Let’s start today’s blog with a riddle of sorts. What do the vegetables leek and garlic have in common with wine and cow bile? The obvious answer is “nothing” but a more subtle answer is “apparently everything” when the question is properly framed as, “What does a medieval recipe of botanicals made into a slimy medicinal concoction cure?”
For centuries, scientists have turned to botanical sources to find cures for human ailments: foxglove (Digitalis purpurea) for heart disease, Ipecac (Carapichea ipecacuanha) to suppress coughs and induce vomiting, artemisinin (Artemisia annua) as an antimalarial, as well as a long list of others.
One of the more challenging problems facing medical science today is the increased resistance of certain bacteria to antibiotics, particularly the troubling Methicillin-resistant Staphylococcus aureus (MRSA), which I have written about in previous blogs (here, here and here).
Recent articles suggest that scientists are reaching out again to botanicals for answers and have stumbled across a medieval potion that appears to be effective against these stubborn bacteria.
The ancient concoction is described as follows for treating styes (eyelash follicle infections):
Take cropleek and garlic, of both equal quantities, pound them well together, take wine and bullocks’ gall, of both equal quantities, mix with the leek (and garlic mixture), put this then into a brazen vessel, let it stand nine days in the brass vessel, wring out through a cloth and clear it well, put into a horn, and about night time apply it with a feather to the eye.
Styes are difficult-to-treat Staph aureus infections. Modern researchers, after discovering the formula for this potent remedy, decided to test it on lab-generated MRSA infections.
The research program is called The AncientBiotics Project and the process involved growing contaminated biofilm that mimics soft tissue MRSA infections and culturing the bacteria. Additional tests were conducted on rats infected with MRSA. The hyperlink to the project’s name in this paragraph contains an interesting seven-minute video of the research work.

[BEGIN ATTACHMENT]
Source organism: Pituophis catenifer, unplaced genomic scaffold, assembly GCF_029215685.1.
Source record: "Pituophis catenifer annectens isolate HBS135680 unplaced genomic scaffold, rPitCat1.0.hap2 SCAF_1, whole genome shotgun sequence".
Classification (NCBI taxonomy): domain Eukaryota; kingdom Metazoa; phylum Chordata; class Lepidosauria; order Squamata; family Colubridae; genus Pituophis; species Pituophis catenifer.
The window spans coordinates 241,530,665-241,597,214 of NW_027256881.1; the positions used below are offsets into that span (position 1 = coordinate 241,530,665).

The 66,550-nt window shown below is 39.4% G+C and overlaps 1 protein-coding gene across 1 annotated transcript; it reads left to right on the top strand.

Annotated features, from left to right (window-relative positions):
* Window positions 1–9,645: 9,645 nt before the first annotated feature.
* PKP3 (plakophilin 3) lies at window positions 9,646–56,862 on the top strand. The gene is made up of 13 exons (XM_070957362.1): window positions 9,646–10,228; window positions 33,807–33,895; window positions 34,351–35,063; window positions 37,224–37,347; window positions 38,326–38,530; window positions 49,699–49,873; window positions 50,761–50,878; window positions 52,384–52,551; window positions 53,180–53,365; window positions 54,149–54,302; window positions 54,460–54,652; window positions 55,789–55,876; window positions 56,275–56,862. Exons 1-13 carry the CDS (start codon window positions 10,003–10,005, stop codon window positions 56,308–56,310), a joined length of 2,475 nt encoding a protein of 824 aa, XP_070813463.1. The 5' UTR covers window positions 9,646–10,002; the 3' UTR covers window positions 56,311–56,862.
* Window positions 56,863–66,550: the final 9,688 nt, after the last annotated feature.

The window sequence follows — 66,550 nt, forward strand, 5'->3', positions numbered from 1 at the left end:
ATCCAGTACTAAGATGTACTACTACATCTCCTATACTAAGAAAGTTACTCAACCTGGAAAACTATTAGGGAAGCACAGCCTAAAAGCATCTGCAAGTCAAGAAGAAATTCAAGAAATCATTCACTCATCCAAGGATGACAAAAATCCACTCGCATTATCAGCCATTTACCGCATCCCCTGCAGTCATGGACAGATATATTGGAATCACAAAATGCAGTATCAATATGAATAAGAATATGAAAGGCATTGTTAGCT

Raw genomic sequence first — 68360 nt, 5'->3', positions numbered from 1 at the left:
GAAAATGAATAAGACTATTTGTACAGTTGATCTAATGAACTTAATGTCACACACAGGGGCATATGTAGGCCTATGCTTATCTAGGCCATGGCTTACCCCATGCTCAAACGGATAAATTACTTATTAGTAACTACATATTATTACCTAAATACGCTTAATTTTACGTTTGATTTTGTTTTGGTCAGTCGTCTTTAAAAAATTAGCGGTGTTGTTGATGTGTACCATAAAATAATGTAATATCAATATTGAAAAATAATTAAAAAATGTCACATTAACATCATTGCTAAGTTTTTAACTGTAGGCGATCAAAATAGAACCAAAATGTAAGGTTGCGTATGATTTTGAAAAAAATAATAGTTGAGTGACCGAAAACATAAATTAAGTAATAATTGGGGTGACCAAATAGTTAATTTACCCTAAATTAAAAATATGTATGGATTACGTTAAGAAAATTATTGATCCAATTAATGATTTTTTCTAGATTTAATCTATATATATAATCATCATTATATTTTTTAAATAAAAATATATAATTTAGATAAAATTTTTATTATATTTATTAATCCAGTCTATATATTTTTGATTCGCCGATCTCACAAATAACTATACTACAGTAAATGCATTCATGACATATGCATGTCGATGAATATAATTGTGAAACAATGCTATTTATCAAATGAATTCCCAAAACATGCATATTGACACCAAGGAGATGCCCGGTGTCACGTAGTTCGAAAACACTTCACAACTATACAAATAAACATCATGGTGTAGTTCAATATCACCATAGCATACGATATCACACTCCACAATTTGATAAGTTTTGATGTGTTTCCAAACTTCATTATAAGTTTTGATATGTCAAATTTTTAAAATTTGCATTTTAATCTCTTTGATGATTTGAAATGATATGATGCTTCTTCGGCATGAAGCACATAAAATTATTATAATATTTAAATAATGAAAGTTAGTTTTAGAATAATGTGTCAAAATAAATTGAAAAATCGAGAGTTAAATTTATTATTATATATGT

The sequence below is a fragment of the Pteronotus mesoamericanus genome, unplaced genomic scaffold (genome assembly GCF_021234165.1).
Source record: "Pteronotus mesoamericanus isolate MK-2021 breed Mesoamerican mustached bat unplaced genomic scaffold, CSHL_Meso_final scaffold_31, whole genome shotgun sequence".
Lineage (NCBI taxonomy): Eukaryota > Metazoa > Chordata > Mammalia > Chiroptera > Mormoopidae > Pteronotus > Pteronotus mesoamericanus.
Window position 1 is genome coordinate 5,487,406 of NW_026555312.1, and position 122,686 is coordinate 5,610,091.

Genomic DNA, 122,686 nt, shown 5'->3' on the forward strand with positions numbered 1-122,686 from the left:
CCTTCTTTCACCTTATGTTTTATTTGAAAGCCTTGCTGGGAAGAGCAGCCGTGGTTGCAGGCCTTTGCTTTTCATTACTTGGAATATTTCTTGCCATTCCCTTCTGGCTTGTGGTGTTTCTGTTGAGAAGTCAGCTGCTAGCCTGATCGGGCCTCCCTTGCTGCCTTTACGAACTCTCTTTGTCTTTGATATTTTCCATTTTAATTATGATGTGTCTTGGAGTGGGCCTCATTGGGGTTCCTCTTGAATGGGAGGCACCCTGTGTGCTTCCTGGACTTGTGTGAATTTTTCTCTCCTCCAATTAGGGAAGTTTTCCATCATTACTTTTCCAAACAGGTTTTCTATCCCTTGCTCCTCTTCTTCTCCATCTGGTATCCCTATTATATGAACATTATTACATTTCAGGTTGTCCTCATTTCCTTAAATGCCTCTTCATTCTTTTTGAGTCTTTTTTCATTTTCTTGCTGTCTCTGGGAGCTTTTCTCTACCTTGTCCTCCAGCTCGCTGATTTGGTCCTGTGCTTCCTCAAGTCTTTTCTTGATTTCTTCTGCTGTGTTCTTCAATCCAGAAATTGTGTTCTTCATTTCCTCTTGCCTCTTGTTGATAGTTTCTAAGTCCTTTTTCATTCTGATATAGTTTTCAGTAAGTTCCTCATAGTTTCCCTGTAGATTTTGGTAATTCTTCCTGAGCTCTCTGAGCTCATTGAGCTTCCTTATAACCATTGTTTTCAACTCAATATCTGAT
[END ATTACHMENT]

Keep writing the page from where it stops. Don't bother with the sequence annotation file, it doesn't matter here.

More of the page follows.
It was confirmed that no individual ingredient in the potion had a beneficial effect on the MRSA, but the COMBINED liquid potion—when properly prepared—killed almost all the bacteria, achieving a kill rate of approximately 90%. By comparison, the kill rate for Vancomycin, the antibiotic generally used for MRSA infections, eliminated about the SAME proportion of bacteria when added to the contaminated biofilm.
Although amazed at the initial results, scientists were skeptical until the results could be duplicated time and again. After preparing four batches of the ancient remedy, each test of the different batches produced similar stunning kill rates.
As astounded as these researchers were at such positive test results, they began to question the “Why” of their success. Could similar effects be achieved with a more dilute mixture? The answer was “No” but they discovered that more dilute concentrations of the potion still interrupted bacterial communications and this prevented the bacteria from acting on and damaging tissue.
The next questions addressed were: 1) could a specific ingredient work as well as the concoction, 2) was it the synergy of the ingredients that produced the phenomenal results, or 3) did the recipe preparation actually form a new molecule or compound that became the killing machine?
Regarding the one ingredient theory, only copper from the brass mixing vessel is known to kill lab-grown bacteria, but copper can be toxic to the body.
As to the theories whether the synergy of ingredients produces the beneficial effects or if a new antibiotic compound is formed in the preparation process, these questions are likely the next steps to be addressed in the research process.
The research continues on this interesting ancient remedy, but scientists are so encouraged by their test results that the research has been presented at an Annual Conference of The Society for General Microbiology held in Birmingham, UK.
As modern medical science moves forward in search of new, innovative treatments for diseases, we might be reminded that some cures are already discovered. They’ve merely been forgotten or tossed aside as out-of-date.
Thoughts? Comments? I’d love to hear them!